Phil Hanson has just completed the busiest start to a year the young Briton has ever experienced in his short motor racing career – and the talented youngster shows no sign of slowing down. Having clocked up over 1,500-miles behind the wheel of United Autosports’ Ligier JS P217 LMP2 sports-prototype in the first two months of the year, the 2016-17 Asian Le Mans Series LMP3 champion now focuses on February’s activities that include a Dunlop tyre test at Aragon in Spain before making his Sebring 12 Hour race début.
In January, the 18-year-old contested the Roar Before the 24 then the Rolex 24 At Daytona, both with former double Formula 1 World Champion Fernando Alonso and 2018 McLaren F1 Test & Reserve driver Lando Norris. The Daytona event marked Phil’s maiden car race in North America while this week (22-23 Feb), Hanson acclimatized himself to the 3.74-mile Sebring circuit, also in Florida, in advance of the Mobil 1 Twelve Hours of Sebring (17 Mar). Prior to the Sebring race, Hanson will be joined by his 2018 European Le Mans Series co-driver Filipe Albuquerque (POR) at an official Dunlop tyre test at Aragon (SP) (4-8 Mar).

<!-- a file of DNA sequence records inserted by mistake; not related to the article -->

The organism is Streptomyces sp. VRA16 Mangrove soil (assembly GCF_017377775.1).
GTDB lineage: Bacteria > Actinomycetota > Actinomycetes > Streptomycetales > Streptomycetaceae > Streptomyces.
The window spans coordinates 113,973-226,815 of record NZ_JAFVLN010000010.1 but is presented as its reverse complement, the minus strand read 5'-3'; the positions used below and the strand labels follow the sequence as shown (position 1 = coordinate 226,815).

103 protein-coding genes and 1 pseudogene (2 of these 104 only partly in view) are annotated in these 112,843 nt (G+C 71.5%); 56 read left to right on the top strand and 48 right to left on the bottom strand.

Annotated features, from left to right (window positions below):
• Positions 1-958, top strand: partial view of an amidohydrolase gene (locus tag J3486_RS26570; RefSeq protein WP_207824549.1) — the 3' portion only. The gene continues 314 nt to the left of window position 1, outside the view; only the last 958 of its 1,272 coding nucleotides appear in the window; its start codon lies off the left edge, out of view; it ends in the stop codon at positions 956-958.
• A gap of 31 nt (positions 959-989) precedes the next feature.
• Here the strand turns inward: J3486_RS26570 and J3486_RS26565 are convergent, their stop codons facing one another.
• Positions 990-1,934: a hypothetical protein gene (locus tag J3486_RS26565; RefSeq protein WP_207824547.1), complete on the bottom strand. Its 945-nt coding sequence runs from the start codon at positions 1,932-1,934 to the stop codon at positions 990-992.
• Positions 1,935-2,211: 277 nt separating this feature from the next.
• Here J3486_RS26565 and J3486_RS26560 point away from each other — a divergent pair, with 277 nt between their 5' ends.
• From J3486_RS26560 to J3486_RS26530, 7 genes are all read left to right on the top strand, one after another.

Hanson, who only began racing sports-prototypes at the end of 2016 having starting karting two years earlier, shared the United Ligier with Paul Di Resta (GB) and Alex Brundle (GB) at Sebring this week. The trio enjoyed a trouble-free two-day test which bodes well for the Sebring race.
Phil Hanson (GB): Born: London, England. Aged 18.
“It’s been an amazing start to the year having already raced at Daytona and with another iconic American race, the Sebring 12 Hours, just around the corner. The two-day test at Sebring went very, very well with the Ligier reacting a lot better compared to Daytona to any changes we made to the car. We were fast pretty much the entire two days especially when compared to the other P2 cars. The team have done a great job this week. Daytona was unique and so is Sebring but they are polar opposites to one another. Daytona has the steep banking while Sebring has bumps that determine the racing line. Turns 1 and 17, that are still on the original concrete from the old airfield, are especially tricky, and all the more rewarding when you get them right.”
Source. Phil Hanson /MPPR Ltd/Photo. Richard Dole LAT Images